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In a college classroom, two students speak with their professor about a recent report. Building Strong Evidence on the Effectiveness of Postsecondary Solutions

Building on Prior Learning to Test the Effectiveness of Solutions that Better Serve Learners

June 17, 2024 3-minute read
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Building strong evidence about the postsecondary education and workforce training practices, policies, and reforms that are most effective for learners from low-income backgrounds is critical for driving large-scale change. Through our grantmaking, we hope to catalyze the adoption of the most effective solutions so that they reach the most learners possible. We work to accomplish that by creating evidence that others can use to encourage changes to the systems that serve these learners.

We recently awarded two validation grants that build on prior investments and test the effectiveness of solutions and accompanying state level policies. These projects — which involve mixed-methods evaluations of solutions implemented by community college systems in Louisiana and Virginia — provide actionable evidence for key stakeholders in these states and nationally about the practices and policies that can advance learner mobility.

Testing the Effectiveness of a Learning Application on Entry-Level College Course Pass Rates

A grant to the University of Texas at Austin supports researchers, in partnership with the Louisiana Board of Regents and Louisiana Community and Technical College System, in studying how a tech-enabled learning application embedded in co-requisite support can improve learner success in key entry-level courses at nine Louisiana community colleges. The learning application contains modules and practice quizzes specific to each course, providing students an easily accessible way to review and practice core concepts and identify areas to prioritize based on any gaps in their knowledge. Instructors of the courses also receive data from the application that helps them see where their learners are struggling and could use additional support. Based on its effectiveness at one Louisiana community college, practitioners in the state want to expand use of the learning application to other community colleges to explore its effectiveness within different institutional contexts.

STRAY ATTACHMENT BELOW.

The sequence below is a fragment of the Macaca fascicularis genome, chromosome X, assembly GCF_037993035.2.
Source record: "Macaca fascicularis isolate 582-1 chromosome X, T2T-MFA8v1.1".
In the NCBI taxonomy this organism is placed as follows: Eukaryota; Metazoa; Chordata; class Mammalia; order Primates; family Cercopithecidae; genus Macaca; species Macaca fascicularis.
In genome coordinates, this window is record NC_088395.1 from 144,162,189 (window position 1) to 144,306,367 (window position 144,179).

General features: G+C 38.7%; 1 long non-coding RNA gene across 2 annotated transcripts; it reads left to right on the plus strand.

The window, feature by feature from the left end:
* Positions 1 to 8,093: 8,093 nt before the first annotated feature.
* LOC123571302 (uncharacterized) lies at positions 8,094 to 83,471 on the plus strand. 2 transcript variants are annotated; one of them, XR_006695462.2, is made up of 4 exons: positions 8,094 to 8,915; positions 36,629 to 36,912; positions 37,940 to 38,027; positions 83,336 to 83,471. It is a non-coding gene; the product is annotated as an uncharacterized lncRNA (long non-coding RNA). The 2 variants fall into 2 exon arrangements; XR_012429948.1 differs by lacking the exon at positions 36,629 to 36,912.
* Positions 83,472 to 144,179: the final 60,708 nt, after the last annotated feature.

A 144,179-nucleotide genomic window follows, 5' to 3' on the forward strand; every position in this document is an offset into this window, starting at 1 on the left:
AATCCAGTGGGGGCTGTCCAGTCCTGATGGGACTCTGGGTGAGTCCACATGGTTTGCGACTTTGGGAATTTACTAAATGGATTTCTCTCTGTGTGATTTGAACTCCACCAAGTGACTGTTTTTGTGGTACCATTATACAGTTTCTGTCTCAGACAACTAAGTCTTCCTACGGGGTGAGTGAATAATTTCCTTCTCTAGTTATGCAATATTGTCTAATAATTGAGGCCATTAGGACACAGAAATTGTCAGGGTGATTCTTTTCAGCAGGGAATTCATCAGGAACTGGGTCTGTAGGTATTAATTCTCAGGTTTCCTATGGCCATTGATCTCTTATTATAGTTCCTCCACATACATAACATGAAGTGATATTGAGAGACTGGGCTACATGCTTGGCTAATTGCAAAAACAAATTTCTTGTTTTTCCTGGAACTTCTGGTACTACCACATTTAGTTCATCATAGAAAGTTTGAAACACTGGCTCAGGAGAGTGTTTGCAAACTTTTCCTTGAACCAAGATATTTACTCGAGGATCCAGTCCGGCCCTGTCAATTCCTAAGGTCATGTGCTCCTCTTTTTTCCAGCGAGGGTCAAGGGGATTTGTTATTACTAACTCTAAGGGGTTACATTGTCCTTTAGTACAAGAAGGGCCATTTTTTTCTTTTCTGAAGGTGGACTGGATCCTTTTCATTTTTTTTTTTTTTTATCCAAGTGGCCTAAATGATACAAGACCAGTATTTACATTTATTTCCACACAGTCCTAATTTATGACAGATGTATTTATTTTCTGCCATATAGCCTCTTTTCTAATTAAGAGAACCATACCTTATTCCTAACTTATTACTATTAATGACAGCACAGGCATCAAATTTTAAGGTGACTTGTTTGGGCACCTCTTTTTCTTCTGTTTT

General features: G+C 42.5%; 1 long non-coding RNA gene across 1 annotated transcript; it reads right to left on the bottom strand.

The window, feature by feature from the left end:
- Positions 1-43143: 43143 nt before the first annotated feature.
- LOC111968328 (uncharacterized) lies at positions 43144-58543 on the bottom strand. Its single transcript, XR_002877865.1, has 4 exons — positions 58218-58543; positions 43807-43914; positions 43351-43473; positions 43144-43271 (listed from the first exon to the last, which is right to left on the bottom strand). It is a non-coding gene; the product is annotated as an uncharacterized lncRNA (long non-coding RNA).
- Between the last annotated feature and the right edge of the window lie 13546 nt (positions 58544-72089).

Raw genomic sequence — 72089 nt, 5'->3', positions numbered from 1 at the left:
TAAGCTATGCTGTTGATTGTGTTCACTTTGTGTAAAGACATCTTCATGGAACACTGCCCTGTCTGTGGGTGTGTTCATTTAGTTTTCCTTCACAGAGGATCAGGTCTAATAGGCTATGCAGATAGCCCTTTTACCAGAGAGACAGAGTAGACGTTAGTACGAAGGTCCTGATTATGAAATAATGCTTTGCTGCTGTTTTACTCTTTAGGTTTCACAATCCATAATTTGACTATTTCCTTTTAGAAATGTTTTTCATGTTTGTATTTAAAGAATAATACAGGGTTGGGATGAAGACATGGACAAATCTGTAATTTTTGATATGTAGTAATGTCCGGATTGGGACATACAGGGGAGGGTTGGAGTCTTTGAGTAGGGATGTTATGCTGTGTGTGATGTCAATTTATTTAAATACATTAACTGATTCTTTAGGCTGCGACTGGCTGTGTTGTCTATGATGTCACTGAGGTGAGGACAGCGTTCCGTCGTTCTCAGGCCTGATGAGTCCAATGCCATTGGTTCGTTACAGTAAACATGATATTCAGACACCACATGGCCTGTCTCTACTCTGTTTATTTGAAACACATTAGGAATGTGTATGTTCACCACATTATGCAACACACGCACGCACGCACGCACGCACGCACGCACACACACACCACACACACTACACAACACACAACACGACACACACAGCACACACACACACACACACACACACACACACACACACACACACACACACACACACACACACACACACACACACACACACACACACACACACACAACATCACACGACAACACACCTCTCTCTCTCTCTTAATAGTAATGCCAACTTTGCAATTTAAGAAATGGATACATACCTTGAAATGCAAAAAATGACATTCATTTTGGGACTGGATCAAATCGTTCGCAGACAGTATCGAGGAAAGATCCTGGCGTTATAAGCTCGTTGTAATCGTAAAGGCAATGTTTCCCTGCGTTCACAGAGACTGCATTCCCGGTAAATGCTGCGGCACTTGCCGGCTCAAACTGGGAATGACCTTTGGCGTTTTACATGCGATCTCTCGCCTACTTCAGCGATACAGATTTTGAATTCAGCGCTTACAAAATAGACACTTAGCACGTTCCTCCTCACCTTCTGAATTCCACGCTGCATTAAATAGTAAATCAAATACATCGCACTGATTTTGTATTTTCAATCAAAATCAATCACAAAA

This study also comes on the heels of an important policy change in Louisiana. Following a national trend, the state began eliminating stand-alone developmental education courses in fall 2023, replacing them with co-requisite models that place students directly into entry-level college courses paired with co-requisite support courses. As Louisiana shifts to a co-requisite model, the study will build much-needed evidence about the effectiveness of targeted supports that can be embedded within co-requisite courses at a relatively low cost to boost student success.

Building Evidence on Effective Noncredit Workforce Training Programs and an Innovative Funding Model

A grant to researchers at the Regents of the University of California at Irvine, in partnership with the Virginia Community College System, will build evidence about effective noncredit workforce training programs as a diverse pathway model for helping learners from low-income backgrounds achieve upward mobility. This study builds on prior research on Virginia’s FastForward program demonstrating the impacts of noncredit training provided through community colleges on learners’ labor market outcomes.

Funded by Virginia’s Workforce Credential Grant Program, FastForward includes a unique pay-for-performance model for funding programs that involves cost sharing amongst the state, the learners, and the training institution. Funding for each party is determined by student performance, creating shared incentives that drive toward learners’ success in completing noncredit programs. Researchers supported through the grant will build evidence about the efficacy of this innovative funding structure in increasing enrollment in and completion of noncredit programs that allow learners to get a foothold in jobs with better earnings. The FastForward model has caught the eye of policymakers in other states, and results from the evaluation could provide guidance for other state leaders on how to support the most effective training models to meet workforce demand.

Both validation grants support evaluations to build the body of evidence about promising reforms and innovations — a core aspect of our grantmaking strategy. Because both projects also feature research-practice partnerships between community college systems and external researcher teams, those directly involved can use the findings to strengthen their student success efforts in real time, while broader learnings from the studies can inform policymakers and practitioners nationwide about effective reforms and policies that warrant replication and adaptation.